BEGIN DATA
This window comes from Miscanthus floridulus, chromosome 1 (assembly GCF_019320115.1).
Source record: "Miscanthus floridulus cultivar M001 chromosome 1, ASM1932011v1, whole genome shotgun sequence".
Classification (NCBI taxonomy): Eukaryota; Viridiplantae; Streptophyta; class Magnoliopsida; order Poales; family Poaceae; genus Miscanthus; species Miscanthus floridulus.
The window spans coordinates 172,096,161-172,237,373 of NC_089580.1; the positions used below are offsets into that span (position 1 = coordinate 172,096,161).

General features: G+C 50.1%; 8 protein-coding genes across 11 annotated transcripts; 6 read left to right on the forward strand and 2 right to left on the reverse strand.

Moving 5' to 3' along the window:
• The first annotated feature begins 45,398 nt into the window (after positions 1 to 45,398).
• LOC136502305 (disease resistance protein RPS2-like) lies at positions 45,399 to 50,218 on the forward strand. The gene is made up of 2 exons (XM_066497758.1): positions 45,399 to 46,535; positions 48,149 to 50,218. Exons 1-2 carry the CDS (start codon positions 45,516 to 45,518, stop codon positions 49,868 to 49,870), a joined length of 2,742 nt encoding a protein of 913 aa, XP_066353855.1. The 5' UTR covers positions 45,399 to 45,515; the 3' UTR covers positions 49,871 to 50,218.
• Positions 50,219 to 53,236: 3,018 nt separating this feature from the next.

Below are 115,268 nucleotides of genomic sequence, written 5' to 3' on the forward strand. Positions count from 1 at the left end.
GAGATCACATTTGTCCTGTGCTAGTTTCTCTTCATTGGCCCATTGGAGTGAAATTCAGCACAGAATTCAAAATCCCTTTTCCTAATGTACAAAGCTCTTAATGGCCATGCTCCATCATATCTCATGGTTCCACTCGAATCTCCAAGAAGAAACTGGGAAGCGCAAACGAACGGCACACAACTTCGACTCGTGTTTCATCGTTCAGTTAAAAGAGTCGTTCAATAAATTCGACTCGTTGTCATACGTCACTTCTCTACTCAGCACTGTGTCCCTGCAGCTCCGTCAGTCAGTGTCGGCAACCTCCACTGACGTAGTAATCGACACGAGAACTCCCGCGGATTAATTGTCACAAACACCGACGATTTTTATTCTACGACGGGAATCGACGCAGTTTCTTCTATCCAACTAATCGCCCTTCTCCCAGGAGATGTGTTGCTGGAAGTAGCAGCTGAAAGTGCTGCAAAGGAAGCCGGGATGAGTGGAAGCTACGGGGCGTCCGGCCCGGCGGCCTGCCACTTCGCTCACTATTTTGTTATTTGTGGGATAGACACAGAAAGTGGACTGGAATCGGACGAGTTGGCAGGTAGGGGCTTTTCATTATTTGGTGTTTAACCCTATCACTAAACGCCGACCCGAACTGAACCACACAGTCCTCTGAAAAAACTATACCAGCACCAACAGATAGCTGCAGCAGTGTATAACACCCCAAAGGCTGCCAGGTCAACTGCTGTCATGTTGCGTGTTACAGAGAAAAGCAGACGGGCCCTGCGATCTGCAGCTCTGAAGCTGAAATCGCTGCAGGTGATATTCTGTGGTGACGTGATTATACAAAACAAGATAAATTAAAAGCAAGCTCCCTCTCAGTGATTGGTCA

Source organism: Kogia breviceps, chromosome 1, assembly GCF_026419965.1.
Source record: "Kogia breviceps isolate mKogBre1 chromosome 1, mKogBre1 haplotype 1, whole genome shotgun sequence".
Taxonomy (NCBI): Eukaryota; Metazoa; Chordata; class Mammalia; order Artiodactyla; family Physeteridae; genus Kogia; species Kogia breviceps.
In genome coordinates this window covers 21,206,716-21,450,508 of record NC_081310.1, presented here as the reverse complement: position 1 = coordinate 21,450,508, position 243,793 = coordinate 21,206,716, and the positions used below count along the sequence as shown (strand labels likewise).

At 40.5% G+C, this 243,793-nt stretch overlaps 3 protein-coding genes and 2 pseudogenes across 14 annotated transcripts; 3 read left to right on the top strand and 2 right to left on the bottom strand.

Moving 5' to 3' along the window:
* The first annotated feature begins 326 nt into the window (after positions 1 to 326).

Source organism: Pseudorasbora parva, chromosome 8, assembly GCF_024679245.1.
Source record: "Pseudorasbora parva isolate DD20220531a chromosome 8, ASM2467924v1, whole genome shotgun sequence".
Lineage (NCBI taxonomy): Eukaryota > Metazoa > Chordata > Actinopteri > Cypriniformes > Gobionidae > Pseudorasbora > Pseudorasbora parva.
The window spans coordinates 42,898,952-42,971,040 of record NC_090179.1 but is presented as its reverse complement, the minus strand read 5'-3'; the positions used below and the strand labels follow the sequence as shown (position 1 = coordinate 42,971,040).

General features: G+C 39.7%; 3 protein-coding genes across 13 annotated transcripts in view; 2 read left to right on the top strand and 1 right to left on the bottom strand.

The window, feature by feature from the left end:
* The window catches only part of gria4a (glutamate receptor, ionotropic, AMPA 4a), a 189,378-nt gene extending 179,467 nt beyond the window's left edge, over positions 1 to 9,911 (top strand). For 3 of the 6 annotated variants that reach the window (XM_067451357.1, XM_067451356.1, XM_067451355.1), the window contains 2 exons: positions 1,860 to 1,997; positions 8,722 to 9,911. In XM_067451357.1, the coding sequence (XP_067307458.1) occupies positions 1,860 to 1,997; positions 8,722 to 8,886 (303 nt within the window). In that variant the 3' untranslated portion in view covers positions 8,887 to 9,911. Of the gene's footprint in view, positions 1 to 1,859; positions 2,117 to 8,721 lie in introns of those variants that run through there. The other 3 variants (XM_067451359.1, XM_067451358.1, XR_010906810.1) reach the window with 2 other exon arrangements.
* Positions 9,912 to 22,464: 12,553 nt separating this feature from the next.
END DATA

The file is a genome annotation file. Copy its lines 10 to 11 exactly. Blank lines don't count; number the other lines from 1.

Below are 115,268 nucleotides of genomic sequence, written 5' to 3' on the forward strand. Positions count from 1 at the left end.
GAGATCACATTTGTCCTGTGCTAGTTTCTCTTCATTGGCCCATTGGAGTGAAATTCAGCACAGAATTCAAAATCCCTTTTCCTAATGTACAAAGCTCTTAATGGCCATGCTCCATCATATCTCATGGTTCCACTCGAATCTCCAAGAAGAAACTGGGAAGCGCAAACGAACGGCACACAACTTCGACTCGTGTTTCATCGTTCAGTTAAAAGAGTCGTTCAATAAATTCGACTCGTTGTCATACGTCACTTCTCTACTCAGCACTGTGTCCCTGCAGCTCCGTCAGTCAGTGTCGGCAACCTCCACTGACGTAGTAATCGACACGAGAACTCCCGCGGATTAATTGTCACAAACACCGACGATTTTTATTCTACGACGGGAATCGACGCAGTTTCTTCTATCCAACTAATCGCCCTTCTCCCAGGAGATGTGTTGCTGGAAGTAGCAGCTGAAAGTGCTGCAAAGGAAGCCGGGATGAGTGGAAGCTACGGGGCGTCCGGCCCGGCGGCCTGCCACTTCGCTCACTATTTTGTTATTTGTGGGATAGACACAGAAAGTGGACTGGAATCGGACGAGTTGGCAGGTAGGGGCTTTTCATTATTTGGTGTTTAACCCTATCACTAAACGCCGACCCGAACTGAACCACACAGTCCTCTGAAAAAACTATACCAGCACCAACAGATAGCTGCAGCAGTGTATAACACCCCAAAGGCTGCCAGGTCAACTGCTGTCATGTTGCGTGTTACAGAGAAAAGCAGACGGGCCCTGCGATCTGCAGCTCTGAAGCTGAAATCGCTGCAGGTGATATTCTGTGGTGACGTGATTATACAAAACAAGATAAATTAAAAGCAAGCTCCCTCTCAGTGATTGGTCA